Five Early Signs of Prostate Cancer

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Five Signs You Could Get Prostate CancerIf you’re older than 60, pay close attention: while only one in 10,000 men will be diagnosed with prostate cancer by age 40, one in 14 will be diagnosed between the ages of 60 and 69. In fact, you could have it right now and not even know. But don’t worry, there are early signs and symptoms you can watch for that could mean you have prostate cancer.

But before I continue, I want you to be aware that by no means do these symptoms or conditions mean that you definitely have or will get prostate cancer. Many of these symptoms are consistent with another, non-cancerous condition called benign prostatic hyperplasia (BPH), or an enlarged prostate. Nevertheless, if you do experience these symptoms, it is imperative that you take it seriously. As they say, it’s better to be safe than sorry.

The biggest telltale sign of whether or not you could have prostate cancer is how you’re feeling in your prostate area. And depending on your age, ethnicity, and where you live, you might want to pay a little closer attention to the symptoms.

Three major determining factors in whether you’ll get prostate are your age, ethnicity, and where you live. As was mentioned earlier, men over 60 are a very high-risk group. Furthermore, African-American men are diagnosed with prostate cancer at more than twice the rate of Caucasian men, while the rates for prostate cancer among Asian and Latino men are very low. It’s also interesting that Asian men residing in North America are diagnosed with prostate cancer more often than those who live in Asia, where prostate cancer is virtually non-existent. Also, men who live above 40-degrees latitude are more at risk than their more southern counterparts, which might indicate prostate cancer is somewhat related to sunlight exposure or vitamin D deficiency.

Because the prostate gland is in close proximity to the urethra and rectum, most of the signs that you have prostate cancer will have to do with urine flow, sexual function, and pain.

1. Difficulty urinating or defecating: One of the most common signs you might have prostate cancer is a difficulty urinating. If you feel that you have to go, but can’t get it out when you’re over the toilet, it could indicate prostate cancer. This is especially true if you feel immense pressure, but urine only comes out in a weak stream or not at all. If you’re having trouble defecating, that could indicate there is a problem, too.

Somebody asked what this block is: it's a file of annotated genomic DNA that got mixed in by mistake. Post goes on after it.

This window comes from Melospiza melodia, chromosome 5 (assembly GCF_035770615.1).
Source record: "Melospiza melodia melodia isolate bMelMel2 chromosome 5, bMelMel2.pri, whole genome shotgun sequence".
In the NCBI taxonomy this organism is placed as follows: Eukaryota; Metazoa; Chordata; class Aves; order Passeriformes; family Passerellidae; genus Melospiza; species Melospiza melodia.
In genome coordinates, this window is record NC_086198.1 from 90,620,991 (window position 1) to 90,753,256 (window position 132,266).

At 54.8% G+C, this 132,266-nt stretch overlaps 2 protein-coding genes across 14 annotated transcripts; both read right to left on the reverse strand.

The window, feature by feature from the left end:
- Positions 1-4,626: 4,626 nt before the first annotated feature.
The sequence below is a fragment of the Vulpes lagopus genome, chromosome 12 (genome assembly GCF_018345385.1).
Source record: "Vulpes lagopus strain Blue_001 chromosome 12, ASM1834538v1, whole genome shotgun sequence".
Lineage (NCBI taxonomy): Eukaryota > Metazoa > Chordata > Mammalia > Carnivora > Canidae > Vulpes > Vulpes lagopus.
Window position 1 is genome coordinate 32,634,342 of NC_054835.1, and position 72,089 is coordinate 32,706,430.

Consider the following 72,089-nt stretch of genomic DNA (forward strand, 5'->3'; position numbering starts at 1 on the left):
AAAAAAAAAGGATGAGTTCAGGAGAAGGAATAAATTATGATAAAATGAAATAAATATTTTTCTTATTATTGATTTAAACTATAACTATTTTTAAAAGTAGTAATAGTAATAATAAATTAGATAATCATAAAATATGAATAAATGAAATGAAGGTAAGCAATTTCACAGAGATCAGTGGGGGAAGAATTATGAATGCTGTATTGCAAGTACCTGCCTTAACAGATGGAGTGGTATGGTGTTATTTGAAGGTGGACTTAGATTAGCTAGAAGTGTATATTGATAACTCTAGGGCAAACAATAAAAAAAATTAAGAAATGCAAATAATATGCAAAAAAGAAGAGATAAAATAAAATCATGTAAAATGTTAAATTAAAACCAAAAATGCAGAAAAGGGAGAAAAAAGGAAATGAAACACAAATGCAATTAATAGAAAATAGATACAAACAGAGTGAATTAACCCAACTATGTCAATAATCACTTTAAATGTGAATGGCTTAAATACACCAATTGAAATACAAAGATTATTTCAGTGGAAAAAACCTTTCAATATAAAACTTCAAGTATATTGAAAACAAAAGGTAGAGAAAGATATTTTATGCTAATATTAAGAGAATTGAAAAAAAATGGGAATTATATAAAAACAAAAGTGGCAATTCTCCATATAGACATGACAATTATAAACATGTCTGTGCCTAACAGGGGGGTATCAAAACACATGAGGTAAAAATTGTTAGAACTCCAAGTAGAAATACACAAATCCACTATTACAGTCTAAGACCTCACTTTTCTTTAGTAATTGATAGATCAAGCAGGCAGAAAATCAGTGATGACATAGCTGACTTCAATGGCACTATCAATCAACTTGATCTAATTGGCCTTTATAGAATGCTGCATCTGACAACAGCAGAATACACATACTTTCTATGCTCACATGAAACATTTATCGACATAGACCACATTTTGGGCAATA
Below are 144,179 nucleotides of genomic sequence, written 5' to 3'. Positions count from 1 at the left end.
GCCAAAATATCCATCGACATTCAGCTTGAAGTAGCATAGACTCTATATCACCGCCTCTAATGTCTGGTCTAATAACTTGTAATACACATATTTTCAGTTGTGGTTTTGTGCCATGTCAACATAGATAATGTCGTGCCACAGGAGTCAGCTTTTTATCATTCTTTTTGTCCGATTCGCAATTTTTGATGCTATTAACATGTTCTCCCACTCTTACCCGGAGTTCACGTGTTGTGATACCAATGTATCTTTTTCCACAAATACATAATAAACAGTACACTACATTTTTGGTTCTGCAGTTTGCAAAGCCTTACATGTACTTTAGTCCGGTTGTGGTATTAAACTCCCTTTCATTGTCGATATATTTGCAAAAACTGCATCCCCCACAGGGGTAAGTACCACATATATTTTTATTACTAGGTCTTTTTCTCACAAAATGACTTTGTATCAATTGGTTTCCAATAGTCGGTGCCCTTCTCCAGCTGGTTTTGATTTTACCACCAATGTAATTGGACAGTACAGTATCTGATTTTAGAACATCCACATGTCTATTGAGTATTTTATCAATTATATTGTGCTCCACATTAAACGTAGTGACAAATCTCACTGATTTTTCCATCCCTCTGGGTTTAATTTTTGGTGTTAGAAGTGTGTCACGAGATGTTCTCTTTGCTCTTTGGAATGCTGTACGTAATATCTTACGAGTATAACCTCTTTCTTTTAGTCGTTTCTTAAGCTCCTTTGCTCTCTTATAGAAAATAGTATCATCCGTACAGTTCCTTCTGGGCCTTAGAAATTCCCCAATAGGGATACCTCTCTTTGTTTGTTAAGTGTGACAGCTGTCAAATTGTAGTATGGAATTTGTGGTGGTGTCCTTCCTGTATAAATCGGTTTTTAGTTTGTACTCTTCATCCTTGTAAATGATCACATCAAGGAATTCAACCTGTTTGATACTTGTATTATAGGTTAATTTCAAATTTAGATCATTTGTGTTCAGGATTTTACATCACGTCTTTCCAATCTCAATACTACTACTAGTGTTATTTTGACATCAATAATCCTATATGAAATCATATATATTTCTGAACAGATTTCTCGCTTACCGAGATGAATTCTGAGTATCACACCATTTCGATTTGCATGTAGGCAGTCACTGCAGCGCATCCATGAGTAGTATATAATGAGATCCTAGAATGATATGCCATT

2. Inconsistent urine flow: If your urine is not coming out in a steady stream, stopping and starting uncontrollably when you’re over the toilet, it can also indicate prostate cancer. Also, if you’re experiencing urine flow at a weaker rate than normal, it is cause for concern.

3. Incontinence: If you find yourself beginning to urinate unexpectedly, that can be a sign of prostate cancer, too. In this instance, incontinence is caused by pressure applied to the urethra by an enlarged prostate, which forces urine through and out the urethra.

4. Sexual problems: If you experience erectile dysfunction, painful ejaculations, or blood in your semen, you may have prostate cancer. Be sure to see a doctor immediately, especially if you’re experiencing either of the latter two. Even if it ends up not being prostate cancer, these can be signs of other serious health problems.

5. Back pain: If you’re experiencing pain in your lower back, the cause of which is a mystery, it’s possible it could be related to cancer cells in the prostate. It’s best to see a doctor as soon as possible if you’re feeling unexplained pain in your lower back.

The best way to prevent prostate cancer is to eat a healthy diet rich in vegetables and make sure you visit your doctor for a regular prostate exam. This is essential for early detection and the possible removal of cancerous cells. And if you experience any of the above five symptoms of prostate cancer, it’s always best to see a doctor right away.

Source for Today’s Article:
Kinman, T., “What Do You Want to Know About Prostate Cancer?” Healthline web site, May 10, 2013;, last accessed September 11, 2014.